4. O'Brien, Anthony Patrick, 1989. "A Behavioral Explanation for Nominal Wage Rigidity during the Great Depression," The Quarterly Journal of Economics, MIT Press, MIT Press, vol. 104(4), pages 719-35, November.
  5. Robert A. Margo, 1990. "The Microeconomics of Depression Unemployment," NBER Historical Working Papers, National Bureau of Economic Research, Inc 0018, National Bureau of Economic Research, Inc.
  6. J. Bradford De Long & Lawrence H. Summers, 1985. "Is Increased Price Flexibility Stabilizing?," NBER Working Papers 1686, National Bureau of Economic Research, Inc.
  7. Whatley, Warren C., 1983. "Labor for the Picking: the New Deal in the South," The Journal of Economic History, Cambridge University Press, Cambridge University Press, vol. 43(04), pages 905-929, December.
  8. Goldin, Claudia & Margo, Robert A, 1992. "The Great Compression: The Wage Structure in the United States at Mid-century," The Quarterly Journal of Economics, MIT Press, MIT Press, vol. 107(1), pages 1-34, February.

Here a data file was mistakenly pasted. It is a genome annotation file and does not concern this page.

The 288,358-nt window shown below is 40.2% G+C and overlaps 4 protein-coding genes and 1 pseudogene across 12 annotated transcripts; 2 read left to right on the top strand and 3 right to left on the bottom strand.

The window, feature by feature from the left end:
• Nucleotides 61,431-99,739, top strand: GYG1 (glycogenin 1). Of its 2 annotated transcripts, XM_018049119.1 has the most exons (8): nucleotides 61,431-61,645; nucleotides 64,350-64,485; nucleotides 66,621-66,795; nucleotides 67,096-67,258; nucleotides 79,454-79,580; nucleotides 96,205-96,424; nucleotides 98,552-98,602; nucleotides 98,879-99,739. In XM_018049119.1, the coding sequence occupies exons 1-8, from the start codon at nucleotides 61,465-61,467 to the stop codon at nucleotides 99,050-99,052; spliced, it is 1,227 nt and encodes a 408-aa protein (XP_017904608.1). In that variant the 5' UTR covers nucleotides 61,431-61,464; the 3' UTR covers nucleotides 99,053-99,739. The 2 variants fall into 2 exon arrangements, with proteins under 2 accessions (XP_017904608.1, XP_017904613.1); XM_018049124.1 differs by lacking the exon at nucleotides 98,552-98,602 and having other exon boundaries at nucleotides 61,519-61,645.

9. Lucas, Robert E, Jr & Rapping, Leonard A, 1969. "Real Wages, Employment, and Inflation," Journal of Political Economy, University of Chicago Press, University of Chicago Press, vol. 77(5), pages 721-54, Sept./Oct.
  10. Smith, James P, 1984. "Race and Human Capital," American Economic Review, American Economic Association, American Economic Association, vol. 74(4), pages 685-98, September.
  11. Lucas, Robert E, Jr & Rapping, Leonard A, 1972. "Unemployment in the Great Depression: Is There a Full Explanation?," Journal of Political Economy, University of Chicago Press, University of Chicago Press, vol. 80(1), pages 186-91, Jan.-Feb..
  12. Eichengreen, Barry & Hatton, Tim, 1988. "Interwar Unemployment in International Perspective," Institute for Research on Labor and Employment, Working Paper Series, Institute of Industrial Relations, UC Berkeley qt7bw188gk, Institute of Industrial Relations, UC Berkeley.
  13. Smiley, Gene, 1983. "Recent Unemployment Rate Estimates for the 1920s and 1930s," The Journal of Economic History, Cambridge University Press, Cambridge University Press, vol. 43(02), pages 487-493, June.